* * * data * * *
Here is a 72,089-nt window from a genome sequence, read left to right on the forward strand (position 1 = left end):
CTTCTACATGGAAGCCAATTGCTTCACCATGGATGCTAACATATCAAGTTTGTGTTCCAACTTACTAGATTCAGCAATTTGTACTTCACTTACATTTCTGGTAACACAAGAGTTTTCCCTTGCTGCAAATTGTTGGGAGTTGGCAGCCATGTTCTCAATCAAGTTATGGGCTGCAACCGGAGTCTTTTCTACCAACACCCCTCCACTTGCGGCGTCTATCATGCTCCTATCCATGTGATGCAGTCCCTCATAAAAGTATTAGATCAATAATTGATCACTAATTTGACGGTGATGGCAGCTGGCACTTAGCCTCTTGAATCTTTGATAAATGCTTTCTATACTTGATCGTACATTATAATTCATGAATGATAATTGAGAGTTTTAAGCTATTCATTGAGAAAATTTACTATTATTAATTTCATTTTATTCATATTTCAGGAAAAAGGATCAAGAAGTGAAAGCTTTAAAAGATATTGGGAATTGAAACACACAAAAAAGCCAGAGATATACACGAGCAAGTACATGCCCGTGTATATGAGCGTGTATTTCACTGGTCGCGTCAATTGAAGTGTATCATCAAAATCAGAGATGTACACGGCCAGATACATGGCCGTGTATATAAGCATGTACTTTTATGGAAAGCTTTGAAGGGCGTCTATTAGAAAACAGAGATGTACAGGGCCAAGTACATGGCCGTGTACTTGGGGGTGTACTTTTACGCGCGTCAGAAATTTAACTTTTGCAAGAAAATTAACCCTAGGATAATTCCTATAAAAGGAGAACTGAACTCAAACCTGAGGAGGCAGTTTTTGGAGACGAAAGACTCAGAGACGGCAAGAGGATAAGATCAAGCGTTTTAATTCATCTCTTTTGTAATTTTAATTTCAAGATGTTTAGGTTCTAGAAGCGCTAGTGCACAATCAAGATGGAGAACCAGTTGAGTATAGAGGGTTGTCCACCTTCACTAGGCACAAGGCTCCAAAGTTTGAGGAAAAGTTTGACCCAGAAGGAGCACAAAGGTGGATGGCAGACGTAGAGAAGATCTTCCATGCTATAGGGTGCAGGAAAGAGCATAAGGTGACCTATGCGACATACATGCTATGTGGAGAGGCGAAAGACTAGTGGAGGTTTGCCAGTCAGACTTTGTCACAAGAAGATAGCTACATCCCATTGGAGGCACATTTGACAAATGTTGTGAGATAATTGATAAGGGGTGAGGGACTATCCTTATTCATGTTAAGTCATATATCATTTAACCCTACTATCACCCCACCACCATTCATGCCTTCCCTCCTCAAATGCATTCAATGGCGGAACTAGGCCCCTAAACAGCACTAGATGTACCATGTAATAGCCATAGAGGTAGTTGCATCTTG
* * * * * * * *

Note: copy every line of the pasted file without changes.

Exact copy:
Here is a 72,089-nt window from a genome sequence, read left to right on the forward strand (position 1 = left end):
CTTCTACATGGAAGCCAATTGCTTCACCATGGATGCTAACATATCAAGTTTGTGTTCCAACTTACTAGATTCAGCAATTTGTACTTCACTTACATTTCTGGTAACACAAGAGTTTTCCCTTGCTGCAAATTGTTGGGAGTTGGCAGCCATGTTCTCAATCAAGTTATGGGCTGCAACCGGAGTCTTTTCTACCAACACCCCTCCACTTGCGGCGTCTATCATGCTCCTATCCATGTGATGCAGTCCCTCATAAAAGTATTAGATCAATAATTGATCACTAATTTGACGGTGATGGCAGCTGGCACTTAGCCTCTTGAATCTTTGATAAATGCTTTCTATACTTGATCGTACATTATAATTCATGAATGATAATTGAGAGTTTTAAGCTATTCATTGAGAAAATTTACTATTATTAATTTCATTTTATTCATATTTCAGGAAAAAGGATCAAGAAGTGAAAGCTTTAAAAGATATTGGGAATTGAAACACACAAAAAAGCCAGAGATATACACGAGCAAGTACATGCCCGTGTATATGAGCGTGTATTTCACTGGTCGCGTCAATTGAAGTGTATCATCAAAATCAGAGATGTACACGGCCAGATACATGGCCGTGTATATAAGCATGTACTTTTATGGAAAGCTTTGAAGGGCGTCTATTAGAAAACAGAGATGTACAGGGCCAAGTACATGGCCGTGTACTTGGGGGTGTACTTTTACGCGCGTCAGAAATTTAACTTTTGCAAGAAAATTAACCCTAGGATAATTCCTATAAAAGGAGAACTGAACTCAAACCTGAGGAGGCAGTTTTTGGAGACGAAAGACTCAGAGACGGCAAGAGGATAAGATCAAGCGTTTTAATTCATCTCTTTTGTAATTTTAATTTCAAGATGTTTAGGTTCTAGAAGCGCTAGTGCACAATCAAGATGGAGAACCAGTTGAGTATAGAGGGTTGTCCACCTTCACTAGGCACAAGGCTCCAAAGTTTGAGGAAAAGTTTGACCCAGAAGGAGCACAAAGGTGGATGGCAGACGTAGAGAAGATCTTCCATGCTATAGGGTGCAGGAAAGAGCATAAGGTGACCTATGCGACATACATGCTATGTGGAGAGGCGAAAGACTAGTGGAGGTTTGCCAGTCAGACTTTGTCACAAGAAGATAGCTACATCCCATTGGAGGCACATTTGACAAATGTTGTGAGATAATTGATAAGGGGTGAGGGACTATCCTTATTCATGTTAAGTCATATATCATTTAACCCTACTATCACCCCACCACCATTCATGCCTTCCCTCCTCAAATGCATTCAATGGCGGAACTAGGCCCCTAAACAGCACTAGATGTACCATGTAATAGCCATAGAGGTAGTTGCATCTTG